Tuesday, January 25, 2011

Drawing III, Spring 2011

My name is Jill Alberg and I am from Monticello, Minnesota. I grew up in a rural environment, which highly influences my work. To me, it is important to know what surrounds us outside of the buildings we hide in. Nature is something I obviously enjoy, which is one of the reasons why I choose my subject matter, but it goes deeper than that. I also value the importance of nature and the preservation of it, since it is where we obtain our resources. I am interested in the give and take between nature and humanity, including the concept of domestication.
Research and reflection on the relations between nature and humanity are the driving force behind my inspiration. My process involves scientific research including the subjects of species and anatomy. With this knowledge, I typically write or make lists, which develop into the framework for a drawing. Along with writing, I take a lot of photographs. I often revisit the rural area in which I grew up for inspiration. There is an abundance of plants and animals in which I study and photograph. Some examples of the wildlife that I photograph are pictured here. In this rural area, you can simply look out the window and see a flock of turkeys or maybe a family of deer. If you take the time to look a little closer, there is an abundance of smaller creatures, including amphibians, reptiles, and insects. During my research, I observe my surroundings and want to know what every animal is called and what it does for the ecosystem. I value this natural curiosity and am disappointed when others do not. I would like my work to emulate and/or represent the natural world surrounding us, in an attempt to inspire care and curiosity in others.
Some common themes and comparisons I utilize in art making:

Urban vs. Rural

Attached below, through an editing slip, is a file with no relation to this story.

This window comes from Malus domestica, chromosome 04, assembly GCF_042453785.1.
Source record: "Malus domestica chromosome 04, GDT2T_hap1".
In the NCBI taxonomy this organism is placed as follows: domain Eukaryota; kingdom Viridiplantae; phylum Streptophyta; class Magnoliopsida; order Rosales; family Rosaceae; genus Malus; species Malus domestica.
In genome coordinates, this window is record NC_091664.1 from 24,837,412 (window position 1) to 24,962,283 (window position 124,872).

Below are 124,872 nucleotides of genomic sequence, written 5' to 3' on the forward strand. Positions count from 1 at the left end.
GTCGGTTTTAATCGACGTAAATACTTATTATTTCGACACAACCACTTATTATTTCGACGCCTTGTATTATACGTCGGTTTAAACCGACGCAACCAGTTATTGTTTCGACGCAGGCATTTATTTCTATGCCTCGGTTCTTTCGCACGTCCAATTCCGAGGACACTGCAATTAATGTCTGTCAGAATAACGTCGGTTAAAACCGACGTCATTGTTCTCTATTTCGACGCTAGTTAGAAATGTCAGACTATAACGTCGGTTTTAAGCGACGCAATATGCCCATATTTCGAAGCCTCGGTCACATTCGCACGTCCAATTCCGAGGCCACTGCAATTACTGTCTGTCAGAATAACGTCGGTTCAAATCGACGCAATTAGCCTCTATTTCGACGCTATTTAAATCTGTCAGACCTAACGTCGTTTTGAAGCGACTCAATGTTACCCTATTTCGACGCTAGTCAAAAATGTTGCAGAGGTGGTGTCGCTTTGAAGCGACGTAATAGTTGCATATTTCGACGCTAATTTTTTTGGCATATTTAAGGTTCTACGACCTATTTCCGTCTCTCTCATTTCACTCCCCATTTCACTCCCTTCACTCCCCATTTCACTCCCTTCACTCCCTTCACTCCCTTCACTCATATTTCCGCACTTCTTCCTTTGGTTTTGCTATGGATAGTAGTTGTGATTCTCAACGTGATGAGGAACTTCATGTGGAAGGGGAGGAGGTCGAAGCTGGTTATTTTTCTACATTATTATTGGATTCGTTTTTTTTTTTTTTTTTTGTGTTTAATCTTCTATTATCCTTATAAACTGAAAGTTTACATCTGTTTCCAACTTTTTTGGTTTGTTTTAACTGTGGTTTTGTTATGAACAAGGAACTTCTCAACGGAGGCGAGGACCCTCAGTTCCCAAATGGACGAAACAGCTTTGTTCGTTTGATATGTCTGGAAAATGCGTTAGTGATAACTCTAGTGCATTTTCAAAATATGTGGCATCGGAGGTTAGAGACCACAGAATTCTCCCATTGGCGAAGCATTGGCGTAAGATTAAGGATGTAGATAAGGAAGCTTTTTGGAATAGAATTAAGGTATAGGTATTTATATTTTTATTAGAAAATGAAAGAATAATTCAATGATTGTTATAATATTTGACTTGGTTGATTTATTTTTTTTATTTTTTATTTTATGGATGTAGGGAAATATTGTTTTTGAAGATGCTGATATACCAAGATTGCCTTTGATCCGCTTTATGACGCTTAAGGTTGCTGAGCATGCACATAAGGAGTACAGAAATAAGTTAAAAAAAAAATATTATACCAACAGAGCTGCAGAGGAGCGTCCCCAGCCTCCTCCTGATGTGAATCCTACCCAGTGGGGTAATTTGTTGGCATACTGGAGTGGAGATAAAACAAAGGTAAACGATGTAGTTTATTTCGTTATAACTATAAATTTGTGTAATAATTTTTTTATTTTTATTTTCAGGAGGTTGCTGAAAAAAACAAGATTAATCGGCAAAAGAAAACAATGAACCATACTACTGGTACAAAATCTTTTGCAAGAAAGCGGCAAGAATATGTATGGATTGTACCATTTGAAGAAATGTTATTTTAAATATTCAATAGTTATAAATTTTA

Graphic vs. Organic

Man vs. Nature

Birth/Life vs. Death

Femininity vs. Masculinity


Domestic vs. Feral

This semester, I plan to prepare for my senior show in May. I do consider myself to be a contemporary drawer, and my senior show will consist of drawings. Typically, in the past, I have been very traditional with my materials. I prefer drawing large scale on Stonehenge paper with charcoal. Over these drawings, I enjoy utilizing ink washes. Fluidity has been important in my work, as the ink has the purpose of giving new life to a tight, stiff drawing. The haphazard result in which washes give my drawings are pleasing to me (Photos of drawings in previous posts). I hope to make more drawings like this, however, I have tried something new recently...

Over winter break, I rediscovered a media my father has always used, and I used at a younger age. Wood burning is something I grew up with, as my father made many signs, as well as art pieces. I rediscovered the tools as I was rummaging through some things at home, and decided to test it out. I got carried away, and before I knew it, I created five pieces that I plan to use in my senior show. Throughout the semester, I hope to further develop this series (although I am not sure where it would be allowable to burn wood in this building). Representing these creatures at an unusual angle is my intent. My research involves photography of animals in vulnerable positions, as vulnerability has become a new theme in my work.

When I am not drawing, I make jewelry. I mostly use wire, found objects, and polymer clay. Pictured are a few of my recent pieces.